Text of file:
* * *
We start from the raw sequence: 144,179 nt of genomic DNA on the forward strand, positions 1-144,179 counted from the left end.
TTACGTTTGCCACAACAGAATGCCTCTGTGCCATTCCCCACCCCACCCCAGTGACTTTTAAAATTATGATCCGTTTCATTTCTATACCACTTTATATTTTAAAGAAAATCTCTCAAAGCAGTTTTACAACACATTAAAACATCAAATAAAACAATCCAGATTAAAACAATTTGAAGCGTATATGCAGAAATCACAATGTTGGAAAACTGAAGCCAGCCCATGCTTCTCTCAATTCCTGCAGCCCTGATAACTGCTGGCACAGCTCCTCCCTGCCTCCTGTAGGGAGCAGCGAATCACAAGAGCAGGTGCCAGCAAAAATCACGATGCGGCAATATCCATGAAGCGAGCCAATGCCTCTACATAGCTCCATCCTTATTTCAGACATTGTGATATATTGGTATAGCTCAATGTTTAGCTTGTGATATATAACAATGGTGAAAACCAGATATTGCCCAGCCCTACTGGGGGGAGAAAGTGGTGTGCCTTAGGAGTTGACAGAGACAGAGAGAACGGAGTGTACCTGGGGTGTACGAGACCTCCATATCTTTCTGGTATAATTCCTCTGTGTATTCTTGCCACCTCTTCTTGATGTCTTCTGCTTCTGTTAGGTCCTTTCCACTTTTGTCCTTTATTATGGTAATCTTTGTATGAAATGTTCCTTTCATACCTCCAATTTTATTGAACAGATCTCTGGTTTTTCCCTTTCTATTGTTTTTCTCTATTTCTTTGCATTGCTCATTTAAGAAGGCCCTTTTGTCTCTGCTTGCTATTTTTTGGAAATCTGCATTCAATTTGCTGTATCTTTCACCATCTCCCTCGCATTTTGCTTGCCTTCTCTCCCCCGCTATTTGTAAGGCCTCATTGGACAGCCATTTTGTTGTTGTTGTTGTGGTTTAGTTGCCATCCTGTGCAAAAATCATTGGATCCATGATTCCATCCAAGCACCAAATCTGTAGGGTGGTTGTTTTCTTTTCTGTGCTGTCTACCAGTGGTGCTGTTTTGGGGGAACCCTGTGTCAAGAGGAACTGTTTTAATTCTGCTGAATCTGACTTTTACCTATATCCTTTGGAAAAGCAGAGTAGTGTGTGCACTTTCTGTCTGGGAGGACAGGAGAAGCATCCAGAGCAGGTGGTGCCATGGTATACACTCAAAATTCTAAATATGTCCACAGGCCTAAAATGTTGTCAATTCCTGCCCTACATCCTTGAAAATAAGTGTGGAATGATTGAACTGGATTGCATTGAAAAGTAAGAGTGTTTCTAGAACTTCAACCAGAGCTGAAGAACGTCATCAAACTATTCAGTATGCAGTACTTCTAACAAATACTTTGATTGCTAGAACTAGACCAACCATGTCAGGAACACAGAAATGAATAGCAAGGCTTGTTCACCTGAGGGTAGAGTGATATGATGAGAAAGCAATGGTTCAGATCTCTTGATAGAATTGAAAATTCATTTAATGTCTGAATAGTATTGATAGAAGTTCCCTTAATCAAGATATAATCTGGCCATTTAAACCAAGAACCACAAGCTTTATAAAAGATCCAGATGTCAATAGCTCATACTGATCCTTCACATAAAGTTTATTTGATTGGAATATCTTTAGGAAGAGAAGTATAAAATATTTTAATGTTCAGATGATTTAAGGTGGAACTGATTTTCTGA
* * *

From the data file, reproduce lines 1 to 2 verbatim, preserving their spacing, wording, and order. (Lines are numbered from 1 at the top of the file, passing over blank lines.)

We start from the raw sequence: 144,179 nt of genomic DNA on the forward strand, positions 1-144,179 counted from the left end.
TTACGTTTGCCACAACAGAATGCCTCTGTGCCATTCCCCACCCCACCCCAGTGACTTTTAAAATTATGATCCGTTTCATTTCTATACCACTTTATATTTTAAAGAAAATCTCTCAAAGCAGTTTTACAACACATTAAAACATCAAATAAAACAATCCAGATTAAAACAATTTGAAGCGTATATGCAGAAATCACAATGTTGGAAAACTGAAGCCAGCCCATGCTTCTCTCAATTCCTGCAGCCCTGATAACTGCTGGCACAGCTCCTCCCTGCCTCCTGTAGGGAGCAGCGAATCACAAGAGCAGGTGCCAGCAAAAATCACGATGCGGCAATATCCATGAAGCGAGCCAATGCCTCTACATAGCTCCATCCTTATTTCAGACATTGTGATATATTGGTATAGCTCAATGTTTAGCTTGTGATATATAACAATGGTGAAAACCAGATATTGCCCAGCCCTACTGGGGGGAGAAAGTGGTGTGCCTTAGGAGTTGACAGAGACAGAGAGAACGGAGTGTACCTGGGGTGTACGAGACCTCCATATCTTTCTGGTATAATTCCTCTGTGTATTCTTGCCACCTCTTCTTGATGTCTTCTGCTTCTGTTAGGTCCTTTCCACTTTTGTCCTTTATTATGGTAATCTTTGTATGAAATGTTCCTTTCATACCTCCAATTTTATTGAACAGATCTCTGGTTTTTCCCTTTCTATTGTTTTTCTCTATTTCTTTGCATTGCTCATTTAAGAAGGCCCTTTTGTCTCTGCTTGCTATTTTTTGGAAATCTGCATTCAATTTGCTGTATCTTTCACCATCTCCCTCGCATTTTGCTTGCCTTCTCTCCCCCGCTATTTGTAAGGCCTCATTGGACAGCCATTTTGTTGTTGTTGTTGTGGTTTAGTTGCCATCCTGTGCAAAAATCATTGGATCCATGATTCCATCCAAGCACCAAATCTGTAGGGTGGTTGTTTTCTTTTCTGTGCTGTCTACCAGTGGTGCTGTTTTGGGGGAACCCTGTGTCAAGAGGAACTGTTTTAATTCTGCTGAATCTGACTTTTACCTATATCCTTTGGAAAAGCAGAGTAGTGTGTGCACTTTCTGTCTGGGAGGACAGGAGAAGCATCCAGAGCAGGTGGTGCCATGGTATACACTCAAAATTCTAAATATGTCCACAGGCCTAAAATGTTGTCAATTCCTGCCCTACATCCTTGAAAATAAGTGTGGAATGATTGAACTGGATTGCATTGAAAAGTAAGAGTGTTTCTAGAACTTCAACCAGAGCTGAAGAACGTCATCAAACTATTCAGTATGCAGTACTTCTAACAAATACTTTGATTGCTAGAACTAGACCAACCATGTCAGGAACACAGAAATGAATAGCAAGGCTTGTTCACCTGAGGGTAGAGTGATATGATGAGAAAGCAATGGTTCAGATCTCTTGATAGAATTGAAAATTCATTTAATGTCTGAATAGTATTGATAGAAGTTCCCTTAATCAAGATATAATCTGGCCATTTAAACCAAGAACCACAAGCTTTATAAAAGATCCAGATGTCAATAGCTCATACTGATCCTTCACATAAAGTTTATTTGATTGGAATATCTTTAGGAAGAGAAGTATAAAATATTTTAATGTTCAGATGATTTAAGGTGGAACTGATTTTCTGA